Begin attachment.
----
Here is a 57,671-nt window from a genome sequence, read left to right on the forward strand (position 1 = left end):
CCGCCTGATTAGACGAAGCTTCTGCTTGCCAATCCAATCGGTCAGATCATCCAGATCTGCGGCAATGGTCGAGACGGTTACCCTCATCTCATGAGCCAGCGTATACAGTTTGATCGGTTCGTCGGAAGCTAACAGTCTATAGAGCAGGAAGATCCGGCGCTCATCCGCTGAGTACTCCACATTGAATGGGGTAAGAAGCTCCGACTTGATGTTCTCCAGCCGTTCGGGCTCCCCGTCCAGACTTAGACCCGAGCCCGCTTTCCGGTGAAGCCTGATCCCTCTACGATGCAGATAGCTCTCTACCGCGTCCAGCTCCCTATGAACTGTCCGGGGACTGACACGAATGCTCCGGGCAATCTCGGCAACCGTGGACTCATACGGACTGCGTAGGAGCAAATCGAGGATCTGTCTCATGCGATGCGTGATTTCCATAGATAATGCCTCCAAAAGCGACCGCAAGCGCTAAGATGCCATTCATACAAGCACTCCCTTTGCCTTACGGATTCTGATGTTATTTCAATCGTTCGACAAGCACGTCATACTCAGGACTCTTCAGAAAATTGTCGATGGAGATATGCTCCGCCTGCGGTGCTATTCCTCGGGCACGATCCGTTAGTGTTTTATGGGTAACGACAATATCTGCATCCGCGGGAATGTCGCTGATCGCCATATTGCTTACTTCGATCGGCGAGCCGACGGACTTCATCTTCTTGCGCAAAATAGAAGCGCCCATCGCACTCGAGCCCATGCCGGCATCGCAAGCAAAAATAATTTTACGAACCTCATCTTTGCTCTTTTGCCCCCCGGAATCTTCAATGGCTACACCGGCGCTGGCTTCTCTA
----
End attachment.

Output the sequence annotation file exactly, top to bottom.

Here is a 57,671-nt window from a genome sequence, read left to right on the forward strand (position 1 = left end):
CCGCCTGATTAGACGAAGCTTCTGCTTGCCAATCCAATCGGTCAGATCATCCAGATCTGCGGCAATGGTCGAGACGGTTACCCTCATCTCATGAGCCAGCGTATACAGTTTGATCGGTTCGTCGGAAGCTAACAGTCTATAGAGCAGGAAGATCCGGCGCTCATCCGCTGAGTACTCCACATTGAATGGGGTAAGAAGCTCCGACTTGATGTTCTCCAGCCGTTCGGGCTCCCCGTCCAGACTTAGACCCGAGCCCGCTTTCCGGTGAAGCCTGATCCCTCTACGATGCAGATAGCTCTCTACCGCGTCCAGCTCCCTATGAACTGTCCGGGGACTGACACGAATGCTCCGGGCAATCTCGGCAACCGTGGACTCATACGGACTGCGTAGGAGCAAATCGAGGATCTGTCTCATGCGATGCGTGATTTCCATAGATAATGCCTCCAAAAGCGACCGCAAGCGCTAAGATGCCATTCATACAAGCACTCCCTTTGCCTTACGGATTCTGATGTTATTTCAATCGTTCGACAAGCACGTCATACTCAGGACTCTTCAGAAAATTGTCGATGGAGATATGCTCCGCCTGCGGTGCTATTCCTCGGGCACGATCCGTTAGTGTTTTATGGGTAACGACAATATCTGCATCCGCGGGAATGTCGCTGATCGCCATATTGCTTACTTCGATCGGCGAGCCGACGGACTTCATCTTCTTGCGCAAAATAGAAGCGCCCATCGCACTCGAGCCCATGCCGGCATCGCAAGCAAAAATAATTTTACGAACCTCATCTTTGCTCTTTTGCCCCCCGGAATCTTCAATGGCTACACCGGCGCTGGCTTCTCTA